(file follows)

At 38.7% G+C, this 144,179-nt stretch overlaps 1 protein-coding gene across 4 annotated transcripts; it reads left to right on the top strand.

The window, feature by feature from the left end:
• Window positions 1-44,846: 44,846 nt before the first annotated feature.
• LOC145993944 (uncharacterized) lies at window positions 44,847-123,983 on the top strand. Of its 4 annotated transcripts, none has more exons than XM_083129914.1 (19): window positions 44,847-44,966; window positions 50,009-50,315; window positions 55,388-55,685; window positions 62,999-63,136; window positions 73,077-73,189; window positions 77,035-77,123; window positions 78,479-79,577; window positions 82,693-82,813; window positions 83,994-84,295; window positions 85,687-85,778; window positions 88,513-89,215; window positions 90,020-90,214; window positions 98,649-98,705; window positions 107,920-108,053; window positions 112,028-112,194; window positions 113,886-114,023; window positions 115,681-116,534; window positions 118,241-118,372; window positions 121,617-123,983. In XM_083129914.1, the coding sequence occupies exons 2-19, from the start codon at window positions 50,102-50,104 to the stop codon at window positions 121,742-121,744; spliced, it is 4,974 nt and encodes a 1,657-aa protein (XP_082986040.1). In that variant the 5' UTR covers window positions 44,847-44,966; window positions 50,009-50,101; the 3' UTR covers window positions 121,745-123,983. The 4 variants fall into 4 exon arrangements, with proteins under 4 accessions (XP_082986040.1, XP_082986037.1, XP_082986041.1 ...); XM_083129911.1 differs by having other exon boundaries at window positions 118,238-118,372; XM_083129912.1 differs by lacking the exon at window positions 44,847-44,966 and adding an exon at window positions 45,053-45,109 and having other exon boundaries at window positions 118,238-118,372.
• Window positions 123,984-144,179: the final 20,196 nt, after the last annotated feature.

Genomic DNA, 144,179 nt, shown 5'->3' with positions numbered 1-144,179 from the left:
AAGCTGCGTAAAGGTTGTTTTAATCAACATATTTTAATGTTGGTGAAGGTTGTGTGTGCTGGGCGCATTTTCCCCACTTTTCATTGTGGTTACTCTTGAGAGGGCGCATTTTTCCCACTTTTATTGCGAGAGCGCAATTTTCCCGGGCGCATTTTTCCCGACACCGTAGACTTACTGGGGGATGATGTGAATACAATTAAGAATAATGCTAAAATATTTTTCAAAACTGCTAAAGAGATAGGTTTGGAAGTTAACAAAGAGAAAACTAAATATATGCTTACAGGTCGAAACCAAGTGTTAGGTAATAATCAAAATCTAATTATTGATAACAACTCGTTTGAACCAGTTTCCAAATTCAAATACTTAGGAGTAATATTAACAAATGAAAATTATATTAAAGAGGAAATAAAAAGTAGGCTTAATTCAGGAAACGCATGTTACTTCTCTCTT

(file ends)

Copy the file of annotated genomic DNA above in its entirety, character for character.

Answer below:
At 38.7% G+C, this 144,179-nt stretch overlaps 1 protein-coding gene across 4 annotated transcripts; it reads left to right on the top strand.

The window, feature by feature from the left end:
• Window positions 1-44,846: 44,846 nt before the first annotated feature.
• LOC145993944 (uncharacterized) lies at window positions 44,847-123,983 on the top strand. Of its 4 annotated transcripts, none has more exons than XM_083129914.1 (19): window positions 44,847-44,966; window positions 50,009-50,315; window positions 55,388-55,685; window positions 62,999-63,136; window positions 73,077-73,189; window positions 77,035-77,123; window positions 78,479-79,577; window positions 82,693-82,813; window positions 83,994-84,295; window positions 85,687-85,778; window positions 88,513-89,215; window positions 90,020-90,214; window positions 98,649-98,705; window positions 107,920-108,053; window positions 112,028-112,194; window positions 113,886-114,023; window positions 115,681-116,534; window positions 118,241-118,372; window positions 121,617-123,983. In XM_083129914.1, the coding sequence occupies exons 2-19, from the start codon at window positions 50,102-50,104 to the stop codon at window positions 121,742-121,744; spliced, it is 4,974 nt and encodes a 1,657-aa protein (XP_082986040.1). In that variant the 5' UTR covers window positions 44,847-44,966; window positions 50,009-50,101; the 3' UTR covers window positions 121,745-123,983. The 4 variants fall into 4 exon arrangements, with proteins under 4 accessions (XP_082986040.1, XP_082986037.1, XP_082986041.1 ...); XM_083129911.1 differs by having other exon boundaries at window positions 118,238-118,372; XM_083129912.1 differs by lacking the exon at window positions 44,847-44,966 and adding an exon at window positions 45,053-45,109 and having other exon boundaries at window positions 118,238-118,372.
• Window positions 123,984-144,179: the final 20,196 nt, after the last annotated feature.

Genomic DNA, 144,179 nt, shown 5'->3' with positions numbered 1-144,179 from the left:
AAGCTGCGTAAAGGTTGTTTTAATCAACATATTTTAATGTTGGTGAAGGTTGTGTGTGCTGGGCGCATTTTCCCCACTTTTCATTGTGGTTACTCTTGAGAGGGCGCATTTTTCCCACTTTTATTGCGAGAGCGCAATTTTCCCGGGCGCATTTTTCCCGACACCGTAGACTTACTGGGGGATGATGTGAATACAATTAAGAATAATGCTAAAATATTTTTCAAAACTGCTAAAGAGATAGGTTTGGAAGTTAACAAAGAGAAAACTAAATATATGCTTACAGGTCGAAACCAAGTGTTAGGTAATAATCAAAATCTAATTATTGATAACAACTCGTTTGAACCAGTTTCCAAATTCAAATACTTAGGAGTAATATTAACAAATGAAAATTATATTAAAGAGGAAATAAAAAGTAGGCTTAATTCAGGAAACGCATGTTACTTCTCTCTT